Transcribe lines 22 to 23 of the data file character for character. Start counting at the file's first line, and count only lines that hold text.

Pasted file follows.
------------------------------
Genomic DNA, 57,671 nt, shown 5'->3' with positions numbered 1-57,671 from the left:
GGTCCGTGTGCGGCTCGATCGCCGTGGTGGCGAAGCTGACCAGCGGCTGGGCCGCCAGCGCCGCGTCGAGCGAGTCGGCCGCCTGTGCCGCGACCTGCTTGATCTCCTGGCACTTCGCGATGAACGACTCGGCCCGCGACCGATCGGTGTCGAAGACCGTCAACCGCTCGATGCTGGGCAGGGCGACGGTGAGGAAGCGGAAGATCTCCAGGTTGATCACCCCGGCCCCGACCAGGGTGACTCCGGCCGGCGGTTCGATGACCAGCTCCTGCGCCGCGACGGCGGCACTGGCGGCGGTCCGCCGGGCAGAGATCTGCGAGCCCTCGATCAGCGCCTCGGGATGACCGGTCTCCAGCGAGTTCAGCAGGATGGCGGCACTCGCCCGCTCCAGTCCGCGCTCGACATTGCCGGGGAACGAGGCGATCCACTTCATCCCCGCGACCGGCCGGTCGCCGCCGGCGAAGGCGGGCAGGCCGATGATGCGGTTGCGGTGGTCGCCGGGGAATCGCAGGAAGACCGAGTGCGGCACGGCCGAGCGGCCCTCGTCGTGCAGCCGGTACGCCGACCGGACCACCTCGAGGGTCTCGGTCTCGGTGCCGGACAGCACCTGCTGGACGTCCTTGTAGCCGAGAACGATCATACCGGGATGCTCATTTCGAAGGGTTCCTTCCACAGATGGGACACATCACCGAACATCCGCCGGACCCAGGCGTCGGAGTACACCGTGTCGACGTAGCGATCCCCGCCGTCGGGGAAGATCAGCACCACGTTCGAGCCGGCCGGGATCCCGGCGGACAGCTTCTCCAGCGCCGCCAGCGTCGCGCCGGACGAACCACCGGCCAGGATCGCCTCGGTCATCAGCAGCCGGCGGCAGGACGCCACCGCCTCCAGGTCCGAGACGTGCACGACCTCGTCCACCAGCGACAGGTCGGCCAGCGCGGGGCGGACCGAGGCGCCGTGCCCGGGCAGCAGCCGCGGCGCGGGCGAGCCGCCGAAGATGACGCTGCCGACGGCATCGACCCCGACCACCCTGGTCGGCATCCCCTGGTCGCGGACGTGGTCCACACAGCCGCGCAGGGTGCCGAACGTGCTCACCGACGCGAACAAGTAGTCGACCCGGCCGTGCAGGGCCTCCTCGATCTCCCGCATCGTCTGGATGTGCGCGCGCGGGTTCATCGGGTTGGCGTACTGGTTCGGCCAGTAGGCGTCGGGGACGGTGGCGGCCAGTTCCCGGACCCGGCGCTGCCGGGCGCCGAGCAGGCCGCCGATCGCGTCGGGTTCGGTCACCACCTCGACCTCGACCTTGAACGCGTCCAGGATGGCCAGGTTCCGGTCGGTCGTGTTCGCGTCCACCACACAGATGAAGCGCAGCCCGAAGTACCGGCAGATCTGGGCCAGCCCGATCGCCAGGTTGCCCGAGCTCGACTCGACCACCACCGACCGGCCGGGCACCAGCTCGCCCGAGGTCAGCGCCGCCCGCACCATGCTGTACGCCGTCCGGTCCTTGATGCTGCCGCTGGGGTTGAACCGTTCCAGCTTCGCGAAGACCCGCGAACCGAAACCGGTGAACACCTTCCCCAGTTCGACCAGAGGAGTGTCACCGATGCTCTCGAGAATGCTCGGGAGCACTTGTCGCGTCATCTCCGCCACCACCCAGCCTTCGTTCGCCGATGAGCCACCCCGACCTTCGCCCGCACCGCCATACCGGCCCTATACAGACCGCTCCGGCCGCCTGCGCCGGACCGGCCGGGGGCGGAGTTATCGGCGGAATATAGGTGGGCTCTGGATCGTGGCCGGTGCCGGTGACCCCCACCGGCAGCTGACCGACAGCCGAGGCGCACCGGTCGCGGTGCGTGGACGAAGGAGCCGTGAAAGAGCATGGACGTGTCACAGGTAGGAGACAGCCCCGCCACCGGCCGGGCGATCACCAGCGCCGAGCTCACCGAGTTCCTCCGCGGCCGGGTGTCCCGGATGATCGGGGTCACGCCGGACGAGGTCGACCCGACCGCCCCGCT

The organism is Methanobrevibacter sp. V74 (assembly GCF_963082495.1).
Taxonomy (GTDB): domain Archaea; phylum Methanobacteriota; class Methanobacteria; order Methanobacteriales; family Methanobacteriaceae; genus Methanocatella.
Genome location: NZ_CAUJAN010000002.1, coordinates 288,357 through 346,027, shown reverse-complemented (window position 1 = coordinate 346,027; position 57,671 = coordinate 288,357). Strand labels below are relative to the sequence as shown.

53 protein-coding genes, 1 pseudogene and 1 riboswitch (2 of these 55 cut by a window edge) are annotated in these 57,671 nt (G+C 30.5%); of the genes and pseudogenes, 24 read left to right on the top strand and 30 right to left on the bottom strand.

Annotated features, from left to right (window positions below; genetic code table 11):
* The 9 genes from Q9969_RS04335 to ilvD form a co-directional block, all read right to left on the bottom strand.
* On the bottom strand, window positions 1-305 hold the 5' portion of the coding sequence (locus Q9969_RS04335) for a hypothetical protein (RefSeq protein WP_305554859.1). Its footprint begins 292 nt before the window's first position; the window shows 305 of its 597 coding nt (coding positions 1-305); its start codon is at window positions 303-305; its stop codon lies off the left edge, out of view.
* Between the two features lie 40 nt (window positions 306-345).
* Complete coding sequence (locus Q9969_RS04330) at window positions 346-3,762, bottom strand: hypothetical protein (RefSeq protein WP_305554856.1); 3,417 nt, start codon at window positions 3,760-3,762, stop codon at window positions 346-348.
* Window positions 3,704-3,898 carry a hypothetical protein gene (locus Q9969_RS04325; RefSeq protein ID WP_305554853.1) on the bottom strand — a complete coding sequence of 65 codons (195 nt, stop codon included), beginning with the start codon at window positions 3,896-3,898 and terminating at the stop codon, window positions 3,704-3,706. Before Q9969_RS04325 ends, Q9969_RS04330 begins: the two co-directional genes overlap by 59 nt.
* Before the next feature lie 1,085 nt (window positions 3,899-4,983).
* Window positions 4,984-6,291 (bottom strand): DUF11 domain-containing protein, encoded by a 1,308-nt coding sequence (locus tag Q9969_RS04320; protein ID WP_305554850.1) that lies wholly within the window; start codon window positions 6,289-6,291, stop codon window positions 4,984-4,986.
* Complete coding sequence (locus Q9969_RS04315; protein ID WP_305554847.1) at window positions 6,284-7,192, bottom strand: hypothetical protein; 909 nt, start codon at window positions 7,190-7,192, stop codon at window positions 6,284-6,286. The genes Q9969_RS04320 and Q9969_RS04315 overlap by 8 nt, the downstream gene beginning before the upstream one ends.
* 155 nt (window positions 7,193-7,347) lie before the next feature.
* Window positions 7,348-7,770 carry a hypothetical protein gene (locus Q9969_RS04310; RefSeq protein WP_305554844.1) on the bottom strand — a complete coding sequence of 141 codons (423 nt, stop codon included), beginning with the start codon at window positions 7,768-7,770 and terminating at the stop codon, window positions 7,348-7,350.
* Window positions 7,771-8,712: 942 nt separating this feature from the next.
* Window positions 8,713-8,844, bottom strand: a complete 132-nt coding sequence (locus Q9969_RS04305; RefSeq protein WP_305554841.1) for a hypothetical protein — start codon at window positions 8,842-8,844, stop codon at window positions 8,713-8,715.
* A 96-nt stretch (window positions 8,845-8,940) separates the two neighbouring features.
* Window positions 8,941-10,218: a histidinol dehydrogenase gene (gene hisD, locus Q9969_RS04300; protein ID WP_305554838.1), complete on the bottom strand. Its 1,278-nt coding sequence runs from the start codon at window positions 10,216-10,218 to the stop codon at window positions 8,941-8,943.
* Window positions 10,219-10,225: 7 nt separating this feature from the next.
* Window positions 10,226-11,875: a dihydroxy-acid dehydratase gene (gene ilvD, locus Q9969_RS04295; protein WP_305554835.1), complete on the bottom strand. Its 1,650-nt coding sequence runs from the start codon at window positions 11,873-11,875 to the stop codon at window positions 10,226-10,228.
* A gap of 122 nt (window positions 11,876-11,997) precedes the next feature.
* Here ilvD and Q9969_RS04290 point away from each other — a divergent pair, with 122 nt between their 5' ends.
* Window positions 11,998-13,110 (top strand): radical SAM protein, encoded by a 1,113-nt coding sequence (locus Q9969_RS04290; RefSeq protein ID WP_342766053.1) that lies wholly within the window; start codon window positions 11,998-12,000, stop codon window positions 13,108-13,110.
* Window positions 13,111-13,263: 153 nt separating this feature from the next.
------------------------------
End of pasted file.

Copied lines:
* Window positions 10,219-10,225: 7 nt separating this feature from the next.
* Window positions 10,226-11,875: a dihydroxy-acid dehydratase gene (gene ilvD, locus Q9969_RS04295; protein WP_305554835.1), complete on the bottom strand. Its 1,650-nt coding sequence runs from the start codon at window positions 11,873-11,875 to the stop codon at window positions 10,226-10,228.